To start, here are my three reviews. I tested all three pedals using my Schecter Stiletto Elite-4L, loaded with an EMG-35P4 pickup at the neck, an EMG-35CS at the bridge, and D'Addario ProSteels strings. I also used my GK 2001RB and GK Neo 212.
------------------ Akai Deep Impact (Discontinued, $300-400+ on eBay) POWER
: 9V DC, 2.1mm center-negative – the Boss standard. 180mA current draw.
: 140mm X 175mm X 61mm
: 30Hz - 470Hz
: The clean/synth blend on the Deep Impact is referred to as “balance.” It seems to work well enough. However, it has some minor but noticeable high-end rolloff.
: It features 9 programmable channels, which is convenient for storing your favorite settings and being able to recall them on the fly. However, accessing them is not so convenient – the available “Program Up” footswitch on the Deep Impact is only for cycling up through the programmed settings. If you want, you can buy a single-button footswitch to plug into the Deep Impact in order to cycle downward (“Program Down”). A digital display labeled “Prog. No.” tells you which channel you're currently using.
: There are nine total preset sound types – Dark Bubble, Hardcore, Kitaroh Bass, Bright Synth, Brats, Fat Bottom, Majesty, Hot Space, and Hiccups.
: Single input, with an Input gain adjustment to improve tracking and prevent unwanted distortion. The three colored LEDs (green, yellow, and red) act as your guides to tell you how hot your signal is, so you can adjust the knob accordingly until you don't get a red light anymore.
: Single output, and an output adjustment knob.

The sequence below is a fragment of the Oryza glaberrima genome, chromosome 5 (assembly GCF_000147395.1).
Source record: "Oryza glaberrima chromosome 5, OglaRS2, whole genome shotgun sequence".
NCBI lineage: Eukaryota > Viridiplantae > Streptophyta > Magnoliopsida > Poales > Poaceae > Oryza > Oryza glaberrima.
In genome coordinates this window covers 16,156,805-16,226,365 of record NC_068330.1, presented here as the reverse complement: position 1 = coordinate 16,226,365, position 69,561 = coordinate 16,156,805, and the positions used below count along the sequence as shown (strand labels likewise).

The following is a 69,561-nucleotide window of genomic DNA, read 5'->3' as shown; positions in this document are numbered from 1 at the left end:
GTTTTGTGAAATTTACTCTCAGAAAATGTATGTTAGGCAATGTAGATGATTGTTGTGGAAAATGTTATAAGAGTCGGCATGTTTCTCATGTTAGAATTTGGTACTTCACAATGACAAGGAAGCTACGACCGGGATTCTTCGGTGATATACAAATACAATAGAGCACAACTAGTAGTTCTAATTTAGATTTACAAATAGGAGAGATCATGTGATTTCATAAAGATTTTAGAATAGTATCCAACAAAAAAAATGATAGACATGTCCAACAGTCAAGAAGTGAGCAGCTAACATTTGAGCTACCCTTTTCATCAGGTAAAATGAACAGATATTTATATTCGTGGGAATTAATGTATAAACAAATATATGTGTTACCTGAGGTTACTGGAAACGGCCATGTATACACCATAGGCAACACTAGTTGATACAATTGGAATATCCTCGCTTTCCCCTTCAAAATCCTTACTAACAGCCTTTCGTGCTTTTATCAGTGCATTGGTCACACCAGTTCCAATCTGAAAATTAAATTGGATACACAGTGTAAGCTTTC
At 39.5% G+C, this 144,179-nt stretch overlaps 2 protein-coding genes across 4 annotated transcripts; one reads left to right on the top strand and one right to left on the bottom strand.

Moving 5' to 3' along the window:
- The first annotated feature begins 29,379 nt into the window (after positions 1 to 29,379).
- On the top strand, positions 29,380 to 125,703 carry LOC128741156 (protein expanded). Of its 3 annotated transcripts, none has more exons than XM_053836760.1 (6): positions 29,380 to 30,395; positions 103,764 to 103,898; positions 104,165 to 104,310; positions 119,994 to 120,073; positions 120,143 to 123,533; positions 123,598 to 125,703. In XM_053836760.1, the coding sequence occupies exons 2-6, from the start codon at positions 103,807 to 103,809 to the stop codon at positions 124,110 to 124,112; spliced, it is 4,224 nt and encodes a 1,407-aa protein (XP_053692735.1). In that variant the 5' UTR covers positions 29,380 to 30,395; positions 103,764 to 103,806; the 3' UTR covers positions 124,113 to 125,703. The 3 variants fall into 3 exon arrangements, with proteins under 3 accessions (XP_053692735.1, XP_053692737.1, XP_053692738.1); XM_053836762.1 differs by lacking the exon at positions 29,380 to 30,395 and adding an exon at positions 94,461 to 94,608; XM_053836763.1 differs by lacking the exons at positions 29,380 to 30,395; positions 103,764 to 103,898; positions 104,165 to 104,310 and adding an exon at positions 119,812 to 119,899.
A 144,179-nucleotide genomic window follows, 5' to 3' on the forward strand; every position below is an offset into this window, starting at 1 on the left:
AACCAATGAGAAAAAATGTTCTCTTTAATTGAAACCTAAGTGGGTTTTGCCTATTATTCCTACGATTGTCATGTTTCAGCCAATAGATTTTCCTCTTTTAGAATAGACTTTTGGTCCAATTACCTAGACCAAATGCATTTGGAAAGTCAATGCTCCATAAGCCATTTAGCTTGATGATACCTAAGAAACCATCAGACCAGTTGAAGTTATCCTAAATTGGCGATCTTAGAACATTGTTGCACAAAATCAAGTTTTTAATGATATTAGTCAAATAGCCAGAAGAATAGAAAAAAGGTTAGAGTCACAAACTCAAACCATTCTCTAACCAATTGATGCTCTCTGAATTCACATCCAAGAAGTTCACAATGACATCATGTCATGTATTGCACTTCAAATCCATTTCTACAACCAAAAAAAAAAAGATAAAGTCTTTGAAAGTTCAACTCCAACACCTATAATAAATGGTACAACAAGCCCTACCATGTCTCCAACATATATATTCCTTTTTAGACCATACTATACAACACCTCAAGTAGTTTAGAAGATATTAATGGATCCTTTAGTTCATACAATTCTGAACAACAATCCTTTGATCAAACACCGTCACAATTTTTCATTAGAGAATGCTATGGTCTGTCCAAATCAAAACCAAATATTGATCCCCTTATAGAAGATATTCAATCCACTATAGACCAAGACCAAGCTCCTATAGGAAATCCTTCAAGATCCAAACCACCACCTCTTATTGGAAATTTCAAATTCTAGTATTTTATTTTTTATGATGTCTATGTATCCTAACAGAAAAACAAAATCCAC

: A “Parameter” knob controls which of the synthesizer parameters you can adjust, and a second knob by the digital display allows you to adjust the parameter from 1 to 9 (5 being the normal setting). The parameter value shows up in the digital display labeled “Data”. You can adjust The Note On and Note Off levels (the triggering of the notes; “Off” for triggering the end of the effect, and “On” for triggering the start), the Preset sound, the Attack, the effect Decay, the Envelope Depth, the Dynamics (for setting sensitivity), the Cutoff, the Resonance, the Balance (for blending the clean and synth signals), and the Level.
The two-knob control setup is great for preventing any accidental adjustments, but it's also a pain to use when you are trying to craft your 9 programmed sounds. It's not exactly “user-friendly”...
: The most important part of any synth pedal is how it sounds, and this is where the Deep Impact disappointed me. A few presets are nice; Hardcore is great for a distorted synth tone, Dark Bubble has a bit of funk to it, and Majesty is a weird, warbly, and ambient tone that reminds me of a few old 80's cult movies. Many synth tones had an “ambient” feel to them, which would have been nice if they had sounded more natural. Overall, all 9 presets seemed “cheesy” to me – they seemed more appropriate for a keyboard than for a bass. The tracking has a lot to do with it...